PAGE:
What does an EMT do?
Emergency medical technicians are healthcare professionals who provide urgent medical treatment, typically in an ambulance or at the site of an accident or other emergency. They generally do not have the level of advanced training as a paramedic, although in some settings the two titles may be used interchangeably. They serve as first responders and perform initial assessments, while also providing immediate basic care such as supplying oxygen or addressing wounds and other serious injuries. Their objective is to stabilize patients or provide critical care until the patient can be transported to a medical facility.
Emergency medical technicians have completed an EMT training and certification program, and must have a valid EMT license, along with BLS certification and any other required credentials. They must be able to remain calm and focused in stressful situations.
EMT Career Path
Learn how to become an EMT, what skills and education you need to succeed, and what level of pay to expect at each step on your career path.
Average Years of Experience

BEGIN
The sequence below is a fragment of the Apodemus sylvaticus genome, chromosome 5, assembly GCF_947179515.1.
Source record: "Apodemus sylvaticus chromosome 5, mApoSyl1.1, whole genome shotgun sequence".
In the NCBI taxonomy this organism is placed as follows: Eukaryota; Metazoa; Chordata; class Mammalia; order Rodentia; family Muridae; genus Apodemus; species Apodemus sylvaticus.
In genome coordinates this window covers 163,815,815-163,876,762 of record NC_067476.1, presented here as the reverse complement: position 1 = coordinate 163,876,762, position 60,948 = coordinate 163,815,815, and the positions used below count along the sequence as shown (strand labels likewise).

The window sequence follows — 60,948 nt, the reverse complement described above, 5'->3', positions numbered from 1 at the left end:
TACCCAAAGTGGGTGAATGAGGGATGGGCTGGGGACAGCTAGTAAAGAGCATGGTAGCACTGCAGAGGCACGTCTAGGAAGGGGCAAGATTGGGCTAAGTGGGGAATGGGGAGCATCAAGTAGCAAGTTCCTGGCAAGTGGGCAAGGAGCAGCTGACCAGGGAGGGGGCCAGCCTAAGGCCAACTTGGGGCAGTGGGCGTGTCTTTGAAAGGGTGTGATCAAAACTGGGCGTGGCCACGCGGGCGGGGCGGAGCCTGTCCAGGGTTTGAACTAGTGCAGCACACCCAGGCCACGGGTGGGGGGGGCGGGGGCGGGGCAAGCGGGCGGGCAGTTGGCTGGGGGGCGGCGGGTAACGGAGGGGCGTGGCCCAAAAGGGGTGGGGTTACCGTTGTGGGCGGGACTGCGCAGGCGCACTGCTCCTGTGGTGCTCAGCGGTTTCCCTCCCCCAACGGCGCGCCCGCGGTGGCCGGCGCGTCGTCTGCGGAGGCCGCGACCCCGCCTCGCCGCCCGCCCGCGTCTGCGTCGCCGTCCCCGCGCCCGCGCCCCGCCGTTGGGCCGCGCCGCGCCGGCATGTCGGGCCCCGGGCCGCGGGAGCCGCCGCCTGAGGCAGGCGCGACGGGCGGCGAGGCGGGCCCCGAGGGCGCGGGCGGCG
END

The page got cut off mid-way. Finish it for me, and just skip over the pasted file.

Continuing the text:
“My very first preceptor (trainer) was really nice and I learned a lot from her.”
“There were some people who weren’t my favorite to work with but everyone else was great”
“Pay is the lowerst in the country but we get great bonuses for doing our job.”
“It’s a good place to start but I definitely don’t see much career growth here.”
“If you're just starting out this is a great place to start your career.”
“Eagle has one of the best management teams I've had the pleasure of working under in EMS.”
“Parking was sometimes difficult if i worked during midday shifts but thats just any busy hospital.”
“The pay for 24 hours would be 14 an hour and if it was a 12 hour day then it would be 18.”
Frequently asked questions about the role and responsibilities of an EMT
- Medical Assistant
- Patient Care
- Certified Nursing Assistant